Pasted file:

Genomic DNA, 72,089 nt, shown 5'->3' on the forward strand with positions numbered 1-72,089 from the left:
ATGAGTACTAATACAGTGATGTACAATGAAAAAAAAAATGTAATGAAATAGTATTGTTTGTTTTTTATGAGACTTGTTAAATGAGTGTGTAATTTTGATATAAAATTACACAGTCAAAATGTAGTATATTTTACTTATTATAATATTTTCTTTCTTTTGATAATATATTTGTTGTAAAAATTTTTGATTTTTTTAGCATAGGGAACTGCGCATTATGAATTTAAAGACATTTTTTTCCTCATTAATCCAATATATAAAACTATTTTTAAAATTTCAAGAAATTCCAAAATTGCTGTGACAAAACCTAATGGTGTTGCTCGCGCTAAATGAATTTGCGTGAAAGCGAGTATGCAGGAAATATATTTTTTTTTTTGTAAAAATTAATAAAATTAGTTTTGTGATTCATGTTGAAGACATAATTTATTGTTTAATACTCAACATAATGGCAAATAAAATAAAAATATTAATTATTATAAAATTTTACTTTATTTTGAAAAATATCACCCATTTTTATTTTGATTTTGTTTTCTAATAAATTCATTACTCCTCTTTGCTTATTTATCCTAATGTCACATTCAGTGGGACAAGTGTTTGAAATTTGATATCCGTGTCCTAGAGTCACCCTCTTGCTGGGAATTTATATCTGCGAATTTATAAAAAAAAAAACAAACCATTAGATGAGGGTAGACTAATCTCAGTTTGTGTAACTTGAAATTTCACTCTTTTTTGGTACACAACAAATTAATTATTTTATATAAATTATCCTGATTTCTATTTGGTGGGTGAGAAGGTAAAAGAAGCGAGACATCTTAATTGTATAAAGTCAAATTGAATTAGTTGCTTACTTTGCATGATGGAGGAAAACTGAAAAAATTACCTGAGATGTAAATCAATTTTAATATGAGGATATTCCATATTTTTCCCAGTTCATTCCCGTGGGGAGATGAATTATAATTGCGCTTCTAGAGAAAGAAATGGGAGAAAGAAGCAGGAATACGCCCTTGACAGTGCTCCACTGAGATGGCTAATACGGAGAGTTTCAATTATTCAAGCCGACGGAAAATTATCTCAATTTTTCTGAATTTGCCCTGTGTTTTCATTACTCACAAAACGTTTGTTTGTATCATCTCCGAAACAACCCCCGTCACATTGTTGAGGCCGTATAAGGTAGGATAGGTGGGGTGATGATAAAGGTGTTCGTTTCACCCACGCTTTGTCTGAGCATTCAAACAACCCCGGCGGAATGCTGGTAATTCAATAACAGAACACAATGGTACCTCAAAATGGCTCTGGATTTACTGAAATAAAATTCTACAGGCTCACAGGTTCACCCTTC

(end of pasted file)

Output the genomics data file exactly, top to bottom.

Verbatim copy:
Genomic DNA, 72,089 nt, shown 5'->3' on the forward strand with positions numbered 1-72,089 from the left:
ATGAGTACTAATACAGTGATGTACAATGAAAAAAAAAATGTAATGAAATAGTATTGTTTGTTTTTTATGAGACTTGTTAAATGAGTGTGTAATTTTGATATAAAATTACACAGTCAAAATGTAGTATATTTTACTTATTATAATATTTTCTTTCTTTTGATAATATATTTGTTGTAAAAATTTTTGATTTTTTTAGCATAGGGAACTGCGCATTATGAATTTAAAGACATTTTTTTCCTCATTAATCCAATATATAAAACTATTTTTAAAATTTCAAGAAATTCCAAAATTGCTGTGACAAAACCTAATGGTGTTGCTCGCGCTAAATGAATTTGCGTGAAAGCGAGTATGCAGGAAATATATTTTTTTTTTTGTAAAAATTAATAAAATTAGTTTTGTGATTCATGTTGAAGACATAATTTATTGTTTAATACTCAACATAATGGCAAATAAAATAAAAATATTAATTATTATAAAATTTTACTTTATTTTGAAAAATATCACCCATTTTTATTTTGATTTTGTTTTCTAATAAATTCATTACTCCTCTTTGCTTATTTATCCTAATGTCACATTCAGTGGGACAAGTGTTTGAAATTTGATATCCGTGTCCTAGAGTCACCCTCTTGCTGGGAATTTATATCTGCGAATTTATAAAAAAAAAAACAAACCATTAGATGAGGGTAGACTAATCTCAGTTTGTGTAACTTGAAATTTCACTCTTTTTTGGTACACAACAAATTAATTATTTTATATAAATTATCCTGATTTCTATTTGGTGGGTGAGAAGGTAAAAGAAGCGAGACATCTTAATTGTATAAAGTCAAATTGAATTAGTTGCTTACTTTGCATGATGGAGGAAAACTGAAAAAATTACCTGAGATGTAAATCAATTTTAATATGAGGATATTCCATATTTTTCCCAGTTCATTCCCGTGGGGAGATGAATTATAATTGCGCTTCTAGAGAAAGAAATGGGAGAAAGAAGCAGGAATACGCCCTTGACAGTGCTCCACTGAGATGGCTAATACGGAGAGTTTCAATTATTCAAGCCGACGGAAAATTATCTCAATTTTTCTGAATTTGCCCTGTGTTTTCATTACTCACAAAACGTTTGTTTGTATCATCTCCGAAACAACCCCCGTCACATTGTTGAGGCCGTATAAGGTAGGATAGGTGGGGTGATGATAAAGGTGTTCGTTTCACCCACGCTTTGTCTGAGCATTCAAACAACCCCGGCGGAATGCTGGTAATTCAATAACAGAACACAATGGTACCTCAAAATGGCTCTGGATTTACTGAAATAAAATTCTACAGGCTCACAGGTTCACCCTTC